|Bid||17.600 x 0|
|Ask||17.620 x 0|
|Day's Range||17.540 - 17.900|
|52 Week Range||17.320 - 30.150|
|Beta (3Y Monthly)||1.87|
|PE Ratio (TTM)||5.43|
|Earnings Date||Aug 28, 2019|
|Forward Dividend & Yield||1.29 (7.30%)|
|1y Target Est||28.00|
In one of China’s poorest provinces, mountainous Guizhou, millions of lives have been transformed by an unprecedented infrastructure spending spree. After being an important driver of Chinese economic growth and jobs over the past decade, national infrastructure investment growth has fallen to historic lows.
Today, we'll introduce the concept of the P/E ratio for those who are learning about investing. To keep it practical...
(Bloomberg) -- China Evergrande Group may be a long way from challenging Tesla Inc., but it’s at least thinking about how customers can charge their electric cars more cheaply.The property developer has established a joint venture with State Grid Corp. of China to co-develop smart car-charging technology, according to a statement Sunday on Evergrande’s website.In China, electric-vehicle owners pay about three times as much to use public-charging stations as they would to charge their cars at home, according to Bloomberg New Energy Finance. That’s because using a public utility pole incurs a bundled commercial power rate and high service fee. What’s more, public chargers are scarce, with only around 2.3 chargers per vehicle, and there aren’t sufficient in residential areas either.The venture with State Grid aims to change all that.According to Sunday’s announcement, Evergrande will imbue all its EVs with vehicle-to-grid technology. Smart-charging plugs will also be located in various residential developments, the statement said, without disclosing any specific locations.That would allow a user to charge their EV in a residential parking lot overnight, when electricity rates are typically cheaper, the statement said. Then later on, drivers could pump electricity back into the grid and make money.State Grid has also signed a similar pact with three other major real-estate firms -- China Vanke Co., Country Garden Holdings Co. and Sunac China Holdings Ltd.The idea of turning millions of drivers into mini electricity traders is a concept automakers from Ford Motor Co. to BMW AG have long been testing. Each car acts like a back-up battery storage unit, selling power back to the grid when it’s most needed and buying it in down periods.Read More: Cities Running on Car Batteries? Just So Crazy It Might WorkIt’s a neat concept, and one that would be very useful in the world’s largest car market. Now it boils down to the actual EV production Evergrande said would start in June.To contact Bloomberg News staff for this story: Emma Dong in Shanghai at email@example.comTo contact the editors responsible for this story: Katrina Nicholas at firstname.lastname@example.org, Peter VercoeFor more articles like this, please visit us at bloomberg.com©2019 Bloomberg L.P.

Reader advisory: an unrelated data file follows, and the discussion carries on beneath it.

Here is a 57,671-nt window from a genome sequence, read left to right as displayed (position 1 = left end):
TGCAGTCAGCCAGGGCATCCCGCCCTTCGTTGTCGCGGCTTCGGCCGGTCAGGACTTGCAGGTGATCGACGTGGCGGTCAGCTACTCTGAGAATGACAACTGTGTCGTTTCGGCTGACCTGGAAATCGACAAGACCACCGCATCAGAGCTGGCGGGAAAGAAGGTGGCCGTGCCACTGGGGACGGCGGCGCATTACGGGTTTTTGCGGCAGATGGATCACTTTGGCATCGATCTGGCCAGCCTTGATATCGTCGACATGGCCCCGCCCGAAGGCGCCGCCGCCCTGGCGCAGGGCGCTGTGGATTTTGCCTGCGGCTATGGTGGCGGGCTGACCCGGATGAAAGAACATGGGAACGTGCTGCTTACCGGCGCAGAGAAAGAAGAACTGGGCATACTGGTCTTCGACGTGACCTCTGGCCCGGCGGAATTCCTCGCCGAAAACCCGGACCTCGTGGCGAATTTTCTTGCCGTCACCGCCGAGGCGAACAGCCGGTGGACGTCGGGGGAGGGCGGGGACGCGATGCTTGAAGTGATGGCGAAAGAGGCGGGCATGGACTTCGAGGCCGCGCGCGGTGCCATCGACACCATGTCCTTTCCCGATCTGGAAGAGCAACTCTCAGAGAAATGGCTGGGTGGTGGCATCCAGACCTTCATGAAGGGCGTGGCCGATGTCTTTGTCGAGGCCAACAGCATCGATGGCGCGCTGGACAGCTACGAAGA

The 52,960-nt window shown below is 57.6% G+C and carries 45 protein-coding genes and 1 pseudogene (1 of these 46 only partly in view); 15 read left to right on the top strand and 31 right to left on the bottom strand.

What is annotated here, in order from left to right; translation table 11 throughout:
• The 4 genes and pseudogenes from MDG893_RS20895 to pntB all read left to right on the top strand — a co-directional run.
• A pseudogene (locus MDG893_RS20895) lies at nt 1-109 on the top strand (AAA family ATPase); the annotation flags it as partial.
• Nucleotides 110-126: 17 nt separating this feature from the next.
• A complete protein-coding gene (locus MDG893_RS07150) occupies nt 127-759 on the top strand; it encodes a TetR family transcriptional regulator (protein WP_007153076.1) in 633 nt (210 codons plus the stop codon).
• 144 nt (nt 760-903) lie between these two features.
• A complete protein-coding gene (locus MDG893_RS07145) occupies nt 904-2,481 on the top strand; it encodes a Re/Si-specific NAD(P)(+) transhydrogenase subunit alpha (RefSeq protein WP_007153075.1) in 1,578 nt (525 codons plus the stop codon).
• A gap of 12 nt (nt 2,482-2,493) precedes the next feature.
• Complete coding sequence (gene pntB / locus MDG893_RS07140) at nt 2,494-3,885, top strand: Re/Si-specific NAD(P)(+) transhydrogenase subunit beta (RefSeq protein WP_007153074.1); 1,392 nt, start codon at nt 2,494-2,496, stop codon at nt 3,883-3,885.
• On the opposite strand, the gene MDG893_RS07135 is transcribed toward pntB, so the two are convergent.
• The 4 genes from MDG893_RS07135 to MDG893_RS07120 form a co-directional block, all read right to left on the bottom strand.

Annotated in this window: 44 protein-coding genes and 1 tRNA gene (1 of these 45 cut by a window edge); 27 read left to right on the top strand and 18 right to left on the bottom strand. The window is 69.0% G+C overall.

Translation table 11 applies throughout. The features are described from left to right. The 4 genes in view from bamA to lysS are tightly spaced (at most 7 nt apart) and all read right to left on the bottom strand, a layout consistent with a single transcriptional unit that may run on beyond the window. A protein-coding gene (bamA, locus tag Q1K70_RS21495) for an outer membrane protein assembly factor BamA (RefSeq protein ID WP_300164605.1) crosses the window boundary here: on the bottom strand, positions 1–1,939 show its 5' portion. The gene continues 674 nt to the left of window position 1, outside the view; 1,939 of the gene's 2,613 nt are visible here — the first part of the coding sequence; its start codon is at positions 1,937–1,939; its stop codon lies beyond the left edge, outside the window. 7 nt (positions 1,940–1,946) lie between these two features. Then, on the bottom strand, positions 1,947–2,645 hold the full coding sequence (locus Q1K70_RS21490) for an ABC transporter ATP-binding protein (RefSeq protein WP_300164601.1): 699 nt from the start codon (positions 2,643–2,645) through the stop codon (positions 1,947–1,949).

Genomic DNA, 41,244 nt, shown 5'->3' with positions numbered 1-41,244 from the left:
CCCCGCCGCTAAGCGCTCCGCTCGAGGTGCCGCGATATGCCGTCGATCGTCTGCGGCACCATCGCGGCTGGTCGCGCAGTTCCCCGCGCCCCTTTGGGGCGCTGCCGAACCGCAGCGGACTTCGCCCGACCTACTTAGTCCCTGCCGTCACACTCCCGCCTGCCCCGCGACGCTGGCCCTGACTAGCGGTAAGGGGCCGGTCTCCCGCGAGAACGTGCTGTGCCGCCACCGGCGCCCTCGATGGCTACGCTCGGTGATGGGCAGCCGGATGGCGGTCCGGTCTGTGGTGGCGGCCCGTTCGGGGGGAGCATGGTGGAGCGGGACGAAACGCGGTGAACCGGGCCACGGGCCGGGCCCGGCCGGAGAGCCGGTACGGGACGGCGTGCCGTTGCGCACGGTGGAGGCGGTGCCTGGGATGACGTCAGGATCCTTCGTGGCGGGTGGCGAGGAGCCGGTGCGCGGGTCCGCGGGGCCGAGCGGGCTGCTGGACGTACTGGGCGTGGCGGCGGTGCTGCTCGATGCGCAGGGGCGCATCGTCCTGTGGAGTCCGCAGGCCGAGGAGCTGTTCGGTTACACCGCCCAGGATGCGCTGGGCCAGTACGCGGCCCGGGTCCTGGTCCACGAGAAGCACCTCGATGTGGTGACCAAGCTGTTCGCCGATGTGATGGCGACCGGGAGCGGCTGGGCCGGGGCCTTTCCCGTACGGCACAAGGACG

(Bloomberg Opinion) -- China’s bond market has been eerily quiet lately. Over the past year, investors in China’s U.S. dollar bonds had gotten used to the idea of defaults. As early as 2015, the government started allowing some state-owned enterprises to renege on their commitments, a painful but welcome step that helps differentiate healthy firms and troubled ones. But there hadn’t been a single case since China Minsheng Investment Group Corp. triggered a cross-default in April. Until Friday, that is – when the Shanghai-based company said it wouldn’t be able to repay a $500 million bond due Aug. 2.You could argue this is an idiosyncratic case. The five-year-old conglomerate’s stunning rise relied on the false impression of political backing, so it makes sense that its fall would be just as spectacular. More likely, however, is that China Minsheng is the tip of the iceberg. Buckle up: More defaults are on the way. That’s because liquidity is tightening again. Buoyed by what Beijing had perceived as progress in trade talks with the U.S., officials in April started turning back to President Xi Jinping’s campaign to wring excess borrowing from the financial system.Just look at the Politburo’s language from its latest quarterly meeting. In a Communist Party statement, key phrases such as “deleveraging” started to reappear, as well as Xi’s exhortation that “apartments are for living in, not for speculation.” That’s quite a turnaround from October, when officials removed all references to corporate debt or property curbs as the trade war escalated. As Bloomberg Intelligence analysts Kristy Hung and Patrick Wong meticulously chronicled, property deleveraging is also back in full swing, with regulators choking off all funding channels. China Evergrande Group, the most avid offshore issuer, postponed dividend payouts last week to preserve cash. Issuing dollar bonds had become an important channel for developers, accounting for roughly a quarter of non-bank financing last year. Funding is getting tight for other junk-rated developers, too. In July, Tahoe Group Co. issued a three-year bond with a 15% coupon, doubling the interest payment it offered as recently as January 2018. To make matters worse, low-quality borrowers in the offshore market are finding that few investors want to lend over longer horizons, which has triggered a surge of issuance in short-dated bonds. Last year, 78% of new issues had maturities of one to three years, up from less than half in 2017. This will only make default scares more common: After all, honoring interest payments is a lot easier than paying off principal, or rolling over debt. With trade talks now stalled, and the Federal Reserve all but certain to cut rates at the end of the month, there’s hope that the People’s Bank of China will start easing, too. Domestic bond traders, however, aren’t convinced, even as top bureaucrats convene to discuss China’s economic priorities. The 10-year sovereign yield spread over U.S. Treasuries widened to 110 basis points from 26 basis points in November.The word default, itself, isn’t so scary. After all, evaluating credit risk is a bond investor’s job. What’s really scary in China, as I’ve written, is the prospect that very little can be clawed back. A 15% coupon payment isn’t so alluring if you can’t recover the principal.To contact the author of this story: Shuli Ren at email@example.comTo contact the editor responsible for this story: Rachel Rosenthal at firstname.lastname@example.orgThis column does not necessarily reflect the opinion of the editorial board or Bloomberg LP and its owners.Shuli Ren is a Bloomberg Opinion columnist covering Asian markets. She previously wrote on markets for Barron's, following a career as an investment banker, and is a CFA charterholder.For more articles like this, please visit us at bloomberg.com/opinion©2019 Bloomberg L.P.